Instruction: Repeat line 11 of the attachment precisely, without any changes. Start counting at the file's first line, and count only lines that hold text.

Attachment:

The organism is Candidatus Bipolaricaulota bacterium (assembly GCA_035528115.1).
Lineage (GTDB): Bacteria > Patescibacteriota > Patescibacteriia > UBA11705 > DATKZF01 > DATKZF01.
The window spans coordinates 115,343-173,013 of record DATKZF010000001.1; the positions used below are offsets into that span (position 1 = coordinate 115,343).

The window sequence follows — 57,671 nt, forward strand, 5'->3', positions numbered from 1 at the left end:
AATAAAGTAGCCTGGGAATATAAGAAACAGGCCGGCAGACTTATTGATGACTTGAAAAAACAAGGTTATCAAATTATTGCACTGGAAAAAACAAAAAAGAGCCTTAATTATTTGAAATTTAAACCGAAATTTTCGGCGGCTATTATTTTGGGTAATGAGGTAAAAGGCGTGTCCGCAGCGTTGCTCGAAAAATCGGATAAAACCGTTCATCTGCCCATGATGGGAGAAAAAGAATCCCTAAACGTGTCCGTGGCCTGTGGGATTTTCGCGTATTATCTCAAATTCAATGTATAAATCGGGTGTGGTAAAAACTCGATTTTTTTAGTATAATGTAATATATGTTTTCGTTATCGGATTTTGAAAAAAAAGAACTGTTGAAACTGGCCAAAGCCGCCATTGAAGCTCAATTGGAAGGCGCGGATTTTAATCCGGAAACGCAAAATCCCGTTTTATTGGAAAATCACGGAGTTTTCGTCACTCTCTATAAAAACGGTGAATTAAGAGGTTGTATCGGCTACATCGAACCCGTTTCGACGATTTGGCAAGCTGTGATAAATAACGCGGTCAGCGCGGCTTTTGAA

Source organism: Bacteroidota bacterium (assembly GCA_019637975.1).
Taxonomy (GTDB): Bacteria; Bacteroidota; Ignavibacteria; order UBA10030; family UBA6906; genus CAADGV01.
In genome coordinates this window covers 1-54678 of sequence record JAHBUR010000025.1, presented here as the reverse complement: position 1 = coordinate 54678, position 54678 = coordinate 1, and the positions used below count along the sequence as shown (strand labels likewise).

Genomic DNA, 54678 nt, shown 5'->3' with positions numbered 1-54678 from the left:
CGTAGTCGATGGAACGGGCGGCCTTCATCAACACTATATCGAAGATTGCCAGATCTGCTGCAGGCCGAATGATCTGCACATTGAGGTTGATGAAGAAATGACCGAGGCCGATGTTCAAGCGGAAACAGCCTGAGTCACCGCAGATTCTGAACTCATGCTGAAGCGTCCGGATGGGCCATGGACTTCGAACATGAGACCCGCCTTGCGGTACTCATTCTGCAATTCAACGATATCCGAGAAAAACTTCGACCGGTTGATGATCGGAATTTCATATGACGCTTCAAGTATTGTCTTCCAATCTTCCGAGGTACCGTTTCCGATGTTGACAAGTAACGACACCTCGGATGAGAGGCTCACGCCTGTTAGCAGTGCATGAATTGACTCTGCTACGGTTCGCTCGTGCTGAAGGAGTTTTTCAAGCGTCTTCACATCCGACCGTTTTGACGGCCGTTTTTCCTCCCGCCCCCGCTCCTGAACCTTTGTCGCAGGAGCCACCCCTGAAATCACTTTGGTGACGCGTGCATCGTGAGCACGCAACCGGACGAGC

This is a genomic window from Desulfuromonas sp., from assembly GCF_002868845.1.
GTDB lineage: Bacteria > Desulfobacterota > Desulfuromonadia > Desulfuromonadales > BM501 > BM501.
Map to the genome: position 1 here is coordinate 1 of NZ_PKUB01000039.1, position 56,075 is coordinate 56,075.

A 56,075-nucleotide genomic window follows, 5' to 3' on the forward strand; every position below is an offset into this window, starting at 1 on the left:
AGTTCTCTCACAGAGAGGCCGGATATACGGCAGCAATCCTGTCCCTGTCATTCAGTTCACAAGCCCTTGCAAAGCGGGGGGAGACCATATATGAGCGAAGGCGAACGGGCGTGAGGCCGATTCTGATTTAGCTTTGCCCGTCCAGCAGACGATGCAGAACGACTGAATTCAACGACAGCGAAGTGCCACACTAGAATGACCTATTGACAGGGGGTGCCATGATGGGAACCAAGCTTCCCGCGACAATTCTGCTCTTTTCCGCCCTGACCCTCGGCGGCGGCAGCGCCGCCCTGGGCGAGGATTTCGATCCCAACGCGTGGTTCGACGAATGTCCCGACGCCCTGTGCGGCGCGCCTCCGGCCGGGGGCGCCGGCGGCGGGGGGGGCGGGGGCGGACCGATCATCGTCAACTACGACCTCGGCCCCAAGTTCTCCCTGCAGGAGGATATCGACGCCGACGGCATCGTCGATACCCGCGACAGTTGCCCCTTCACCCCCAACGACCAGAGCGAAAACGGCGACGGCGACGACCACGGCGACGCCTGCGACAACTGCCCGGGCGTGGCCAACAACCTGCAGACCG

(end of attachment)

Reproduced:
This is a genomic window from Desulfuromonas sp., from assembly GCF_002868845.1.